Monday, April 4, 2011
Our Grief and Closure
Yesterday during a Sunday visit with my dad, we looked at the things he’d recently sorted of my mom’s stuff. He and I perused all the remaining closets, rooms, cabinets and shelves still left to address when in one closet I found a pillow case stuffed with something. It was my Baby Tender Love doll from my preschool-aged childhood! Her hair was matted, badly suffering cowlicks. She still wore a little blue-print “onesie” gown that my mother had made for her (one of several little outfits). Other than a rip in the bottom hem and having a bad hair day, the little gal is in pretty good shape.
After I came home, I pulled Baby Tender Love out for a visit and the childhood memories came flooding back. We lived in an old dilapidated rental house on Redhill-Maxwell. As a child it seemed huge, though I remembered during a return visit as a teenager how small the rooms and yard really were. I remember playing with my dolls while sitting on the floor in the bedroom that I shared with my little brother, including my Barbie, PJ and Ken dolls for which Mom also made very fashionable clothes. I suppose all those outfits were pitched, though I did see a naked Barbie on a shelf. Evidently she's been a Nudist the last few decades.
As I remembered these memories, I hugged Baby Tender Love close to me as if she were my baby again. The rush of memories suddenly flashed forward to April 1996 when I lost my own baby at eleven weeks, and with it, the dream of being a mother. Grief struck out of nowhere and tears flowed for the little baby girl (my intuitive sense) I carried and called "Peanut." In hindsight, I now realize that I never experienced closure around this loss.
Before mom passed, I abhorred funerals. I never felt comfortable being in the same room as a dead body. Yet, I also recognized the event for what it was – closure for those who loved the one lost. When mom died, my experience was different. After seven plus years of spiritual development, and understanding life as we know it in human form is simply energy transitioning into spiritual form, I felt differently about funerals. I initially resented the visitation, because I was tired, grieving and I didn't want to meet and greet others. But I soon realized they also needed closure to deal with the passing of a friend, neighbor, relative, coworker and an acquaintance. After it was said and done, I was grateful for the visitation because I learned how much Mom impacted the lives of so many, and how they loved and appreciated her. It was such a gift.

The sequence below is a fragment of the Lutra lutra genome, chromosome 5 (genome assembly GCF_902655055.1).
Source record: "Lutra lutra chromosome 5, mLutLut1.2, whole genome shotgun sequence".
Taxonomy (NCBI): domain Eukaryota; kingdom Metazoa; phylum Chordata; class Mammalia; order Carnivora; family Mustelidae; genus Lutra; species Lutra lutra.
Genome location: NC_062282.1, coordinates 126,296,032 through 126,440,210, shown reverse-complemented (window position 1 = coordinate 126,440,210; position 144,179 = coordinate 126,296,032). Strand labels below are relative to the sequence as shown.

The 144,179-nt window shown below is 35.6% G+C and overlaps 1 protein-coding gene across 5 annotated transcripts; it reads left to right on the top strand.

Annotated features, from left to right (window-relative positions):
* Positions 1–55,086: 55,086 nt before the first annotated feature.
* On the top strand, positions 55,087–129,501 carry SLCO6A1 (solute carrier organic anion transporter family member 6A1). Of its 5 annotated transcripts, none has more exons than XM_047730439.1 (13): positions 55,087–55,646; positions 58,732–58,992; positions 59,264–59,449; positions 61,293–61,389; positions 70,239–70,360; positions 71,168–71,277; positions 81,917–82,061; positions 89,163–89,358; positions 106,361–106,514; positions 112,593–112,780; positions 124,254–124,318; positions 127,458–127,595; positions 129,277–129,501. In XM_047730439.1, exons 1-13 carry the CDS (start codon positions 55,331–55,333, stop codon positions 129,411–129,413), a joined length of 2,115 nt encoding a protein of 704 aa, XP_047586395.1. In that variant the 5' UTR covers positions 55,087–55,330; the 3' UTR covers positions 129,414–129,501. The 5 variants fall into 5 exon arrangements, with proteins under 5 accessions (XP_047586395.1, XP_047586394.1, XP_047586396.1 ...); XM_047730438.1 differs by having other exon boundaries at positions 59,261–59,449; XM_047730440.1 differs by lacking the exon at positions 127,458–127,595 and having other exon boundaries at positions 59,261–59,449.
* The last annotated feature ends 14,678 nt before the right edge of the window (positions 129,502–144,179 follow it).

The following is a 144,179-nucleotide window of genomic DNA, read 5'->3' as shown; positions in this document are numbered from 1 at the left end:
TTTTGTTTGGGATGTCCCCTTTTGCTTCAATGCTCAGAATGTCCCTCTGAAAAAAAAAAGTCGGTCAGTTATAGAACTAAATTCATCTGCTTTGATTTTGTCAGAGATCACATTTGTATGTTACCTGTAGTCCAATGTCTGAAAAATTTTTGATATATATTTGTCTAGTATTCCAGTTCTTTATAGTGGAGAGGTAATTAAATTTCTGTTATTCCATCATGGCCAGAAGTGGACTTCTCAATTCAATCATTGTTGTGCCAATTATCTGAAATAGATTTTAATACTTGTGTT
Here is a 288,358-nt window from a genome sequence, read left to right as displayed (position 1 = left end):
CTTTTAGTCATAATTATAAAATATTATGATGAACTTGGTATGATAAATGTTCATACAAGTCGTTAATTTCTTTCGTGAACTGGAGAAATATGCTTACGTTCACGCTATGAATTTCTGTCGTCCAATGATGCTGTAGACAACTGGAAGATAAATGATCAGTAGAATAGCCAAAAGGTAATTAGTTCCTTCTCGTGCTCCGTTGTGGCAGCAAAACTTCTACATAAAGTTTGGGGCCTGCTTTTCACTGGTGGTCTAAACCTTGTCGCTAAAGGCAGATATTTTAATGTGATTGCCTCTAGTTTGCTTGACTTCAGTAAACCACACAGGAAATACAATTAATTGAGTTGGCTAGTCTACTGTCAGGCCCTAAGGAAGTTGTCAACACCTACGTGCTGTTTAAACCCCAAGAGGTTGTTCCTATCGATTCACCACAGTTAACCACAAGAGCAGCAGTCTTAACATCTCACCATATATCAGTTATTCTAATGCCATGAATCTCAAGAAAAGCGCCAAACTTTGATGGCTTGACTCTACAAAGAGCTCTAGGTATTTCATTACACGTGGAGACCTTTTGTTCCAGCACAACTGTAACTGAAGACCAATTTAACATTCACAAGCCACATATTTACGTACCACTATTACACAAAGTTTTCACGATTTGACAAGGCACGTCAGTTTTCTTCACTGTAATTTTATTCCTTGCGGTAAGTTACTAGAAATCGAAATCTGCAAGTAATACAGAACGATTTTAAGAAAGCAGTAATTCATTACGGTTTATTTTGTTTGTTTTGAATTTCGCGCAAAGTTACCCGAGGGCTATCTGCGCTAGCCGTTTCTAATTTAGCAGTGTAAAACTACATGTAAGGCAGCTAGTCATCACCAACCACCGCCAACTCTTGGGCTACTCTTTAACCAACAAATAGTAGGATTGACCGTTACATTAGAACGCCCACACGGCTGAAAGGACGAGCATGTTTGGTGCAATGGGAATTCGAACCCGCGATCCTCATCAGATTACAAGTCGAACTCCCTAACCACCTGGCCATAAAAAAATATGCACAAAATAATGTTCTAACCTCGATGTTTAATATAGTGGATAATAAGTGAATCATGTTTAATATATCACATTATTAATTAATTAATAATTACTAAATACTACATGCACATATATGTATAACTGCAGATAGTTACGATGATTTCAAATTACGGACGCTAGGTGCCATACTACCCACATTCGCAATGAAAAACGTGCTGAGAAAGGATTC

As for my mom’s body being on display, her funeral was the first I’d been to since stepping into my spiritual journey. It wasn’t uncomfortable or awkward at all. I felt gratitude for the opportunity to have been present with my mom upon her death, and for the funeral that allowed my family and me to have closure through the final farewell as we prepared to return her to Mother Earth.
With my unborn child, there was no farewell; no funeral service or closure that signified she was gone; no opportunity to say “goodbye” after our short-lived relationship was over. There was only hemorrhaging through the night, labor pains and cramps as my body gave premature birth to the fetus. There was fear, uncertainty, and disconnect with the reality that I was losing my baby. The next morning was the doctor visit, then outpatient surgery for a DNC, then home to carry on as if none of it had ever happened. As if I’d awaken from a bad dream. I’d dealt with the grief off and on for several years afterward, and truly feel peace around it, despite the annual reminder of the lost dream of my being a mother to what would be a beautiful fourteen-year-old today. I think of “Peanut” every December, the month that would’ve been her birthday had she gone full-term.
Last evening as I held that baby doll, I strangely felt a connection I never felt with the child I lost. A physical connection that tapped right into grief left unfinished. A connection to what it might have felt like to hold my baby for the first time, if only briefly. I connected with that grief and felt a greater sense of closure. I was able to “hold” energetically my unborn baby to say “goodbye” as I embraced the Baby Tender Love that I loved so dearly as a child.
Grief is a process, ongoing and in many phases. Rushing grief is unproductive; denying grief only feeds its strength into volcanic releases. I've dealt with the loss of my unborn baby. Now this grief feels complete. Thanks Mom for hanging on to Baby Tender Love for me. And thank you Baby Tender Love for allowing me to say the goodbye I never had the chance to say fifteen years ago.